Little Drummer Boy

December 19th Celebrates The Song Called Little Drummer Boy

Today on “Days to Remember” I wanted to write about a Christmas tunes that we love and share during the holiday season called, “Little Drummer Boy,” but who wrote this infamous tune?

“The Little Drummer Boy” (originally known as “Carol of the Drum”) is a popular Christmas song written by the American classical music composer and teacher Katherine Kennicott Davis in 1941.

Who was Katherine Kennicott Davis?

Davis was born in St. Joseph, Missouri, on June 25, 1892, the daughter of Jessie Foote (Barton) and Maxwell Gaddis Davis. Her father was descended from John and Mariah Jane Boylan Murphey, one of the early pioneer settlers of Morgan County.

She composed her first piece of music, “Shadow March,” at the age of 15. She graduated from St. Joseph High School in 1910, and studied music at Wellesley College in Massachusetts. In 1914 she won the Billings Prize.

Davis also studied with Nadia Boulanger in Paris. She taught music at the Concord Academy in Concord, Massachusetts and at the Shady Hill School for Girls in Philadelphia.

Many of her over 600 compositions was written for the choirs at her school. She was actively involved in The Concord Series, multiple-volume set of music and books for educational purposes.

Many of the musical volumes were compiled, arranged, and edited by Davis with Archibald T. Davison, and they were published by E.C. Schirmer in Boston.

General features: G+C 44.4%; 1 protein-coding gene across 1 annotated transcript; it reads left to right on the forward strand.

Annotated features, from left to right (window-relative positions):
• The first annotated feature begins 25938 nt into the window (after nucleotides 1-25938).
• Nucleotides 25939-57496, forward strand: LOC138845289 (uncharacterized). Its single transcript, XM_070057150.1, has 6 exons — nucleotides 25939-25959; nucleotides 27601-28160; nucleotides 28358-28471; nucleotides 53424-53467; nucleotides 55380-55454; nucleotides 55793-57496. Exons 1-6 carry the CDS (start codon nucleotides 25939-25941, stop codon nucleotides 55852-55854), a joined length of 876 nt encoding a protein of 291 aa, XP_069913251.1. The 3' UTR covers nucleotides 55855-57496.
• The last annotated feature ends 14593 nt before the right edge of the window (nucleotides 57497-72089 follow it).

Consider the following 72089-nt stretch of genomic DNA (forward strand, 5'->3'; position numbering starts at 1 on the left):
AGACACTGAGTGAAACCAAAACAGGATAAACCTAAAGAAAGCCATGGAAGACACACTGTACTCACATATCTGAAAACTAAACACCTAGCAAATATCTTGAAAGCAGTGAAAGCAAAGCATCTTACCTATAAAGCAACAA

Today’s YouTube presentation brought to you by user name, Ronald Clancy in this delightful video about the story behind the song called, “Little Drummer Boy.”

This was originally a Czech song which Katherine Davis translated to English in 1941. Dawn Halloran explained to us: “This song was originally published as ‘Carol of the Drum,’ a traditional Czech carol, by Katharine K. Davis.

One of the more interesting duets in musical history took place on September 11, 1977 during filming of Bing Crosby’s Merrie Olde Christmas special, where he planned to sing “The Little Drummer Boy” with David Bowie.

The show was recorded in London, and had a “Christmas in England” theme. Bowie, who was 30 years old to Bing’s 73, was convinced to appear after producers agreed to air a performance of his new song “Heroes” on the show, which Crosby introduced.

In 1968 around Christmas time it was made into cartoon, stop-motion television special produced by Rankin/Bass.

The plot of the story was about a poor young boy is summoned by the Magi to the nativity where, without a gift for the infant Jesus, he plays his drum while remembering “I played my best for Him” and “He smiled at me”. The special expands on this limited story to include events before the birth of Jesus.

Originally sponsored by the American Gas Association, the film premiered on December 19, 1968 on NBC, where it aired annually for many Christmas seasons.

NBC halted it in 1984. CBS aired it annually from 1985 to 1988, until ABC began to air it. ABC cut it from its Christmas schedule in 2006.

It still continues to air in the U.S. on the ABC Family cable channel (heavily edited), and it has been airing annually on Canadian channel Treehouse TV since 2005.

If you happen to catch on television it’s always been a favorite of mine, every time I see around the Christmas holiday, and I pretty sure your kids would enjoy it too.

Written & Designed by JD Mitchell
jdmitchelldesigns@gmail.com

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